A polyp is the medical term for any overgrowth of tissue from the surface of a body organ. Polyps come in all shapes—round, droplet, and irregular being the most common. Nasal polyps are teardrop-shaped while growing and resemble peeled grapes when they have reached their full size. The condition of nasal polyps is sometimes called nasal polyposis.
Nasal polyps tend to occur in people with respiratory allergies. Hay fever (allergic rhinitis) is an irritation of the membranes of the nose by airborne particles or chemicals. These membranes secrete mucus. When irritated, they can also grow polyps. The nose is not only a passageway for air to reach the lungs; it also provides the connection between the sinuses and the outside world. Sinuses are lined with mucous membranes, just like the nose. Polyps can easily obstruct the drainage of mucus from the sinuses. When any fluid in the body is trapped so it cannot flow freely, it becomes infected. The result, sinusitis, is a common complication of allergic rhinitis.
Nasal polyps may also develop in children with cystic fibrosis.
Causes and symptoms
Some people who are allergic to aspirin develop both asthma and nasal polyps.
Nasal polyps often plug the nose, usually one side at a time. People with allergic rhinitis are so used to having a stopped-up nose they may not notice the difference when a polyp develops. Other polyps may be closer to a sinus opening, so airflow is not obstructed, but mucus becomes trapped in the sinus. In this case, there is a feeling of fullness in the head, no sense of smell, and perhaps a headache. The trapped mucus will eventually get infected, adding pain, fever, and perhaps bloody discharge from the nose.
A physical examination will identify most polyps. Small polyps located higher up or further back may be hidden from view, but they will be detected with more sophisticated medical instruments. The otorhinolaryngologist is equipped to diagnose nasal polyps. In order to perform the examination, the doctor must apply medicine to reduce congestion in the swollen membranes. Cotton balls soaked with one of these agents and left in the nostrils for a few minutes provide adequate shrinkage.
Most polyps can be removed by the head and neck surgeon as an office procedure called a nasal polypectomy. Bleeding, the only complication, is usually easy to control. Nose and sinus infections can be treated with antibiotics and decongestants, but if airflow is restricted, the infection will recur.
Allergen— Any substance that irritates only those who are sensitive (allergic) to it.
Asthma— Wheezing (labored breathing) due to allergies or irritation of the lungs.
Decongestant— Medicines that shrink blood vessels and consequently mucus membranes. Pseudoephedrine, phenylephrine, and phenylpropanolamine are the most common.
Polyposis— The medical term for the development of multiple polyps on a body part.
Sinus— Air-filled cavities surrounding the eyes and nose are lined with mucus-producing membranes. They cleanse the nose, add resonance to the voice, and partially determine the structure of the face.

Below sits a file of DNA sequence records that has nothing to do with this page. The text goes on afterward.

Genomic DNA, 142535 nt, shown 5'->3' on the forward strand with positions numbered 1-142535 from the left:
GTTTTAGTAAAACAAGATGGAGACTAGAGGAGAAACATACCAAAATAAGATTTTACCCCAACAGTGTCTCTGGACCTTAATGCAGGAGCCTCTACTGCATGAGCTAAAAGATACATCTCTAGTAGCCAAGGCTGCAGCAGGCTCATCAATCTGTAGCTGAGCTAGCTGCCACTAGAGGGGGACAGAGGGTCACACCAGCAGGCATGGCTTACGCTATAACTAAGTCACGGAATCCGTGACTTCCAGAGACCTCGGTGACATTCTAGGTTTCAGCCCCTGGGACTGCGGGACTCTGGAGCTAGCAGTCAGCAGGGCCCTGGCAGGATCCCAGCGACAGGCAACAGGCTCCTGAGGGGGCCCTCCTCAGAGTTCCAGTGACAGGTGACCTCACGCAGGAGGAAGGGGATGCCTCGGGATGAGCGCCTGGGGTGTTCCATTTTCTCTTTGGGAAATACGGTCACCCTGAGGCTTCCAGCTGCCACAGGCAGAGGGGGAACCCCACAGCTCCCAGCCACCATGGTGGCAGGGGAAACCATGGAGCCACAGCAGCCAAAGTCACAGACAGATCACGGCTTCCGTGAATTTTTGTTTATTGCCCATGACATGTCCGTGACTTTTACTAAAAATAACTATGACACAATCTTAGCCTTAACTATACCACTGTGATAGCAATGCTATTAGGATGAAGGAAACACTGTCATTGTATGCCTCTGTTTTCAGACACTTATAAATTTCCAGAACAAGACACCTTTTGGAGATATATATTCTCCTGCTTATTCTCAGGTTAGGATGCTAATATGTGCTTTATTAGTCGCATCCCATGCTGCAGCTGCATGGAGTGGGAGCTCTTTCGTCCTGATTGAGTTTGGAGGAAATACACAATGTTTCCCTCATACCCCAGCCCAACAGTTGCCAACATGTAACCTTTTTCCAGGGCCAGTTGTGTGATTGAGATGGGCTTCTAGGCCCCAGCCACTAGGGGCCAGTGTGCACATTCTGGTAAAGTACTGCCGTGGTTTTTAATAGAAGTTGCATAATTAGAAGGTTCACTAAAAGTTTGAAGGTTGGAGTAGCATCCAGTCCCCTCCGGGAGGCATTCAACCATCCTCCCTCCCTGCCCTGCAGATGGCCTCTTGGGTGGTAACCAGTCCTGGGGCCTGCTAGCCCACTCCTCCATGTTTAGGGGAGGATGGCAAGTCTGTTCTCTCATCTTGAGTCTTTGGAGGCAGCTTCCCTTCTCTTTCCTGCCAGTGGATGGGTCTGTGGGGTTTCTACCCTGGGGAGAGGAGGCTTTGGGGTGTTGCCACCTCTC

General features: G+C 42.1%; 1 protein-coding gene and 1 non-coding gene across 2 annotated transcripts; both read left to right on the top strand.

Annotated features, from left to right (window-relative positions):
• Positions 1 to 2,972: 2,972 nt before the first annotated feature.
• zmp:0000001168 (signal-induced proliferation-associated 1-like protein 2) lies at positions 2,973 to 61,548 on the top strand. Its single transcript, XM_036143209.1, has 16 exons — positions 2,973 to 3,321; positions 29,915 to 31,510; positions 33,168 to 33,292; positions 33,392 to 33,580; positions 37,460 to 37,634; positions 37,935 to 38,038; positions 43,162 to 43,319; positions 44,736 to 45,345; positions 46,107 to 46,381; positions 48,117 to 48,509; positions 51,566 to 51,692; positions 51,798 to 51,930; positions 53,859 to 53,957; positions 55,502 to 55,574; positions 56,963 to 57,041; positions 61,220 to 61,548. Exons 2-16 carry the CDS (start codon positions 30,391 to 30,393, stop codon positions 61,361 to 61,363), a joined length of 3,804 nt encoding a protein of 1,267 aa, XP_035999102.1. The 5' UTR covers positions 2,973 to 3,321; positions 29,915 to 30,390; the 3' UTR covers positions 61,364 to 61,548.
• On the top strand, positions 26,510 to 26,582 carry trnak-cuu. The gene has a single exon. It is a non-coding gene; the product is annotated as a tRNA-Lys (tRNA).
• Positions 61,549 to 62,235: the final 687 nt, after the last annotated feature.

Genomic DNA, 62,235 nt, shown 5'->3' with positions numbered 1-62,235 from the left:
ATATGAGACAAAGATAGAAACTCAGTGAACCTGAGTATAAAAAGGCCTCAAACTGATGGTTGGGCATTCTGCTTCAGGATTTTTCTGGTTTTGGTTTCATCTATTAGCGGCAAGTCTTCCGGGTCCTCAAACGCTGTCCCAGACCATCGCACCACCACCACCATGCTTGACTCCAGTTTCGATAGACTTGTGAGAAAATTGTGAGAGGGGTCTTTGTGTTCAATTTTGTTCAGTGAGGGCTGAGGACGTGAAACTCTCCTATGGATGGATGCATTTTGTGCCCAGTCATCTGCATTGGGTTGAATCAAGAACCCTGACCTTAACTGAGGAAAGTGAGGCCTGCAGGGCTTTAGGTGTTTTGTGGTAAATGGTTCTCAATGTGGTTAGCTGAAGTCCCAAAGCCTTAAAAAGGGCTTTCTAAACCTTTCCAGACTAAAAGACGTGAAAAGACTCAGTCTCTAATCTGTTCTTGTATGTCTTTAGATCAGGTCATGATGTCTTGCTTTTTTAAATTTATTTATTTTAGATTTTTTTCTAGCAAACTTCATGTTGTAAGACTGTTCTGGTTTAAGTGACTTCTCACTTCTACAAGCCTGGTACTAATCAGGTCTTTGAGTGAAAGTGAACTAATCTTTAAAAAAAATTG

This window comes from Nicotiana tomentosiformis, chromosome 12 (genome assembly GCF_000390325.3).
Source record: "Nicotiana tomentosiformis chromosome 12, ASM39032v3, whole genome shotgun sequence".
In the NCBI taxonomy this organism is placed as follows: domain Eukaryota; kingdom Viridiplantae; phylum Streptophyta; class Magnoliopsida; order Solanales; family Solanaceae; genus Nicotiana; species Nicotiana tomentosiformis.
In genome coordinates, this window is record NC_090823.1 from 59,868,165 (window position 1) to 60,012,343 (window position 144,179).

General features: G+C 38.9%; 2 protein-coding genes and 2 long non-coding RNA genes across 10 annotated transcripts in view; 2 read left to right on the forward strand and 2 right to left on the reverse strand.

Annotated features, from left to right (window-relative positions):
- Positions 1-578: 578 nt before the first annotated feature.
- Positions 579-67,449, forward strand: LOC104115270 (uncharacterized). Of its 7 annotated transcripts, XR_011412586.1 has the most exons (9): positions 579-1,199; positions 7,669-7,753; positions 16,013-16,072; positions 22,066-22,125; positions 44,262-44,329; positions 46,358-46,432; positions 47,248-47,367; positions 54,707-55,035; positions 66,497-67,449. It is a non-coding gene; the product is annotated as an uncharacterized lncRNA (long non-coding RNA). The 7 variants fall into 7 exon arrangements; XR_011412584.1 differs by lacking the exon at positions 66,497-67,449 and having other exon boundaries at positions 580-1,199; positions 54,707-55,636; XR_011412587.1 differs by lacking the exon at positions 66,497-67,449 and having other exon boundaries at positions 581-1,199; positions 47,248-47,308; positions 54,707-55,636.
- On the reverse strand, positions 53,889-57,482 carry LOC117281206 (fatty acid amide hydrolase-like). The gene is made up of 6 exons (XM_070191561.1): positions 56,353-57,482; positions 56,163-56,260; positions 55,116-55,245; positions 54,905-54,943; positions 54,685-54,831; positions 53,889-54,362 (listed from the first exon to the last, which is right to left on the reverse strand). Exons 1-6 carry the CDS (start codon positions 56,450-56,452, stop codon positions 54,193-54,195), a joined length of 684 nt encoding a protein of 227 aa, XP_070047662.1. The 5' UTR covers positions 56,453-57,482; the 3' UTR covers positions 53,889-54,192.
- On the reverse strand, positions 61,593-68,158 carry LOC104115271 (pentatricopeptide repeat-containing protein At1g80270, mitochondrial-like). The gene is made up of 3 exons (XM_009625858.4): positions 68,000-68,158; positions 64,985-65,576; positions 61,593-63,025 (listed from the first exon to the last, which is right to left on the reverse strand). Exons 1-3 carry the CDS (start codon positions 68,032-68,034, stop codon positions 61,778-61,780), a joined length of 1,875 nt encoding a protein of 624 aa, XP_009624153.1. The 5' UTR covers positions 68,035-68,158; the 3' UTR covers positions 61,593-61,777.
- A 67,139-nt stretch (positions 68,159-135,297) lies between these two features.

Polyps may reappear as long as the allergic irritation continues. In addition, one study of patients who had undergone nasal polypectomy reported that 60% had a recurrence of nasal polyposis, and 47% were advised to have revision surgery. The risk of recurrence is higher among patients with asthma.
If aspirin is the cause of the polyps, all aspirin containing medications must be avoided.
Since most nasal polyps are the result of allergic rhinitis, they can be prevented by treating this condition. New treatments have greatly improved control of hay fever. There are now several spray medicines that are quite effective. Spray cortisone-like drugs, usually beclomethasone (Beconase, Vancenase) or flunisolide (Nasalide), are the most popular. Over-the-counter nasal decongestants have an irritating effect similar to the allergy they are supposed to be treating. Continued use can bring more trouble than relief and result in an addiction to nose sprays. The resulting disease, rhinitis medicamentosa, is more difficult to treat than allergic rhinitis.
Allergists and ENT surgeons both treat allergic rhinitis with a procedure called desensitization. After identifying suspect allergens using one of several methods, they will give the patient increasing doses of those allergens in order to produce blocking antibodies that will impede the allergic reaction. This approach is effective in a number of patients, but the treatment may take a period of months to years.
Beers, Mark H., MD, and Robert Berkow, MD., editors. "Nose and Paranasal Sinuses: Polyps." Section 7, Chapter 86 In The Merck Manual of Diagnosis and Therapy. Whitehouse Station, NJ: Merck Research Laboratories, 2004.
Bikhazi, N. B. "Contemporary Management of Nasal Polyps." Otolaryngologic Clinics of North America 37 (April 2004): 327-337.
Drake-Lee, A. B. "Nasal Polyps." Hospital Medicine 65 (May 2004): 264-267.
Wynn, R., and G. Har-El. "Recurrence Rates after Endoscopic Sinus Surgery for Massive Sinus Polyposis." Laryngoscope 114 (May 2004): 811-813.
American Academy of Allergy, Asthma and Immunology (AAAAI). 611 East Wells Street, Milwaukee, WI 53202. (800) 822-2762. 〈http://www.aaaai.org〉.
American Academy of Otolaryngology-Head and Neck Surgery, Inc. One Prince Street, Alexandria, VA 22314-3357. (703) 836-4444. 〈http://entnet.org〉.